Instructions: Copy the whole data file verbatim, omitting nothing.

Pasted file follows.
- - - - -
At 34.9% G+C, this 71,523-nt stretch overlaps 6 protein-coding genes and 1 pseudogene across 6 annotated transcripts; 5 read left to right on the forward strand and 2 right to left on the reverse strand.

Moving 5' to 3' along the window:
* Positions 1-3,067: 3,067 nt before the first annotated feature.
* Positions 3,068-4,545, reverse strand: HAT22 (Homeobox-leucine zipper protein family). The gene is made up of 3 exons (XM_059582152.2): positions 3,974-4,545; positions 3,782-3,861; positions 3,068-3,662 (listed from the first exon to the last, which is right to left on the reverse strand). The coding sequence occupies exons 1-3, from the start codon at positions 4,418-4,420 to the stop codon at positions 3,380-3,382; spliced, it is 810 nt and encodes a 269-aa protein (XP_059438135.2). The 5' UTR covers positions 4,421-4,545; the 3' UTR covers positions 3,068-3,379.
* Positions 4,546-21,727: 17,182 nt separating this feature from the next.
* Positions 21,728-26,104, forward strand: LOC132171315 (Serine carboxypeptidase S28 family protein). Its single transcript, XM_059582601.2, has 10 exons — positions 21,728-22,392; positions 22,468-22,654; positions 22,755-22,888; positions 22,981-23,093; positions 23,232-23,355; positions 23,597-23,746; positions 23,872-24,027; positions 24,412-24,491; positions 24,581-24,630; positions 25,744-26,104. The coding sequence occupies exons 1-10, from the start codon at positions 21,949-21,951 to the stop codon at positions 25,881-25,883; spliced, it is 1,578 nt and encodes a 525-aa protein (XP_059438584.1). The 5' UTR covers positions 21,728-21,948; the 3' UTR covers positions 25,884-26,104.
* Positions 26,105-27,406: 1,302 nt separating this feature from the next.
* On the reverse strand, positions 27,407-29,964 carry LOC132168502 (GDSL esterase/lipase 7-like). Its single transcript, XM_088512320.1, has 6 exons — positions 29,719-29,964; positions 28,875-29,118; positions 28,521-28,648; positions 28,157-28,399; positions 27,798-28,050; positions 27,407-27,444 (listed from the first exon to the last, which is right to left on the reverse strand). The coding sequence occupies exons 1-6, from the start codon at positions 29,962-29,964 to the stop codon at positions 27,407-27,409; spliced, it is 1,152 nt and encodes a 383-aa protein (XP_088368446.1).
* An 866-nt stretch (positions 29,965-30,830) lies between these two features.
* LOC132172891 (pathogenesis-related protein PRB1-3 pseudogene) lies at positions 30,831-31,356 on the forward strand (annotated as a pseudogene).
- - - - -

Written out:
At 34.9% G+C, this 71,523-nt stretch overlaps 6 protein-coding genes and 1 pseudogene across 6 annotated transcripts; 5 read left to right on the forward strand and 2 right to left on the reverse strand.

Moving 5' to 3' along the window:
* Positions 1-3,067: 3,067 nt before the first annotated feature.
* Positions 3,068-4,545, reverse strand: HAT22 (Homeobox-leucine zipper protein family). The gene is made up of 3 exons (XM_059582152.2): positions 3,974-4,545; positions 3,782-3,861; positions 3,068-3,662 (listed from the first exon to the last, which is right to left on the reverse strand). The coding sequence occupies exons 1-3, from the start codon at positions 4,418-4,420 to the stop codon at positions 3,380-3,382; spliced, it is 810 nt and encodes a 269-aa protein (XP_059438135.2). The 5' UTR covers positions 4,421-4,545; the 3' UTR covers positions 3,068-3,379.
* Positions 4,546-21,727: 17,182 nt separating this feature from the next.
* Positions 21,728-26,104, forward strand: LOC132171315 (Serine carboxypeptidase S28 family protein). Its single transcript, XM_059582601.2, has 10 exons — positions 21,728-22,392; positions 22,468-22,654; positions 22,755-22,888; positions 22,981-23,093; positions 23,232-23,355; positions 23,597-23,746; positions 23,872-24,027; positions 24,412-24,491; positions 24,581-24,630; positions 25,744-26,104. The coding sequence occupies exons 1-10, from the start codon at positions 21,949-21,951 to the stop codon at positions 25,881-25,883; spliced, it is 1,578 nt and encodes a 525-aa protein (XP_059438584.1). The 5' UTR covers positions 21,728-21,948; the 3' UTR covers positions 25,884-26,104.
* Positions 26,105-27,406: 1,302 nt separating this feature from the next.
* On the reverse strand, positions 27,407-29,964 carry LOC132168502 (GDSL esterase/lipase 7-like). Its single transcript, XM_088512320.1, has 6 exons — positions 29,719-29,964; positions 28,875-29,118; positions 28,521-28,648; positions 28,157-28,399; positions 27,798-28,050; positions 27,407-27,444 (listed from the first exon to the last, which is right to left on the reverse strand). The coding sequence occupies exons 1-6, from the start codon at positions 29,962-29,964 to the stop codon at positions 27,407-27,409; spliced, it is 1,152 nt and encodes a 383-aa protein (XP_088368446.1).
* An 866-nt stretch (positions 29,965-30,830) lies between these two features.
* LOC132172891 (pathogenesis-related protein PRB1-3 pseudogene) lies at positions 30,831-31,356 on the forward strand (annotated as a pseudogene).